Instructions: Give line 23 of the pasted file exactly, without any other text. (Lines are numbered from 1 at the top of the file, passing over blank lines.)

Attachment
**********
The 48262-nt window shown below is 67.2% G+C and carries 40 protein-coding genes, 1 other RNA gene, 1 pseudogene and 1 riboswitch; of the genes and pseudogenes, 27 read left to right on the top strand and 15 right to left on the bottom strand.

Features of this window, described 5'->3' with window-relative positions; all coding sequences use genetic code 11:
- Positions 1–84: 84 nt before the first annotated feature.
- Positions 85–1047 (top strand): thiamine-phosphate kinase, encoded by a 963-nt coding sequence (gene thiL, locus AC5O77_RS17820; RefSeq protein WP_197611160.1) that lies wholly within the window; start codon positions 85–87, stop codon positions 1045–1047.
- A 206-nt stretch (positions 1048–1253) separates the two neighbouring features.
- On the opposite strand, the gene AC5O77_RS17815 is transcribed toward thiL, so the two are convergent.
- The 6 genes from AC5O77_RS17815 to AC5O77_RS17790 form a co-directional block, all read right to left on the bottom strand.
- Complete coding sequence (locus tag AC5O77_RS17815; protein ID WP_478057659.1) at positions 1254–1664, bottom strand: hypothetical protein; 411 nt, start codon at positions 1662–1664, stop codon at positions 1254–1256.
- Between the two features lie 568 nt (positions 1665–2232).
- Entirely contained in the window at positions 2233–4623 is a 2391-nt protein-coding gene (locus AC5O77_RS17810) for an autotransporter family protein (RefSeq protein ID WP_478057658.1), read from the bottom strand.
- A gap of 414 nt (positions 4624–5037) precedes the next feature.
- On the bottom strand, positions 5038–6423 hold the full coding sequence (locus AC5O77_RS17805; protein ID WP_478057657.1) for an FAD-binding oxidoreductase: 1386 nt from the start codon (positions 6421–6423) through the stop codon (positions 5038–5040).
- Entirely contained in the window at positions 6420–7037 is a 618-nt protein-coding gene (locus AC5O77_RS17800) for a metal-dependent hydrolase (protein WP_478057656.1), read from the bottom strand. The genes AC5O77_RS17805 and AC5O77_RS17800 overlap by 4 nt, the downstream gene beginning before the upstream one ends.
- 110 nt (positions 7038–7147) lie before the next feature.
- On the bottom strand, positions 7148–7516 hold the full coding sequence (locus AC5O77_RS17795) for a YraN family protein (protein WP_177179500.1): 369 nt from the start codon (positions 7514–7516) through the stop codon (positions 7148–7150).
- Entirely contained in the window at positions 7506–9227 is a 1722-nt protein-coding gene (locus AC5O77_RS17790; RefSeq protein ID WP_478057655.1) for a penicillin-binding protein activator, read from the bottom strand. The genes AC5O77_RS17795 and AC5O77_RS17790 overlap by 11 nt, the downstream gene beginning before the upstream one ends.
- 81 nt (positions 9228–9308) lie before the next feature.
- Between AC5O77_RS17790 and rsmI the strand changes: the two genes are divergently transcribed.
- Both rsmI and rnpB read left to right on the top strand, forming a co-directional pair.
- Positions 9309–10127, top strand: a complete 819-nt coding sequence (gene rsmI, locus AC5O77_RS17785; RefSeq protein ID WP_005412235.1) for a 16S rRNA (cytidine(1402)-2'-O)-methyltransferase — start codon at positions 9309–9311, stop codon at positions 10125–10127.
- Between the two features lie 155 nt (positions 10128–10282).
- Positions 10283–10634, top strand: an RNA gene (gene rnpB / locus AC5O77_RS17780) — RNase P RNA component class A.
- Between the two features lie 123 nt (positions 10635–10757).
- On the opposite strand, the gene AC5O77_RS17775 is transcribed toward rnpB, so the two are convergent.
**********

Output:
- Between the two features lie 123 nt (positions 10635–10757).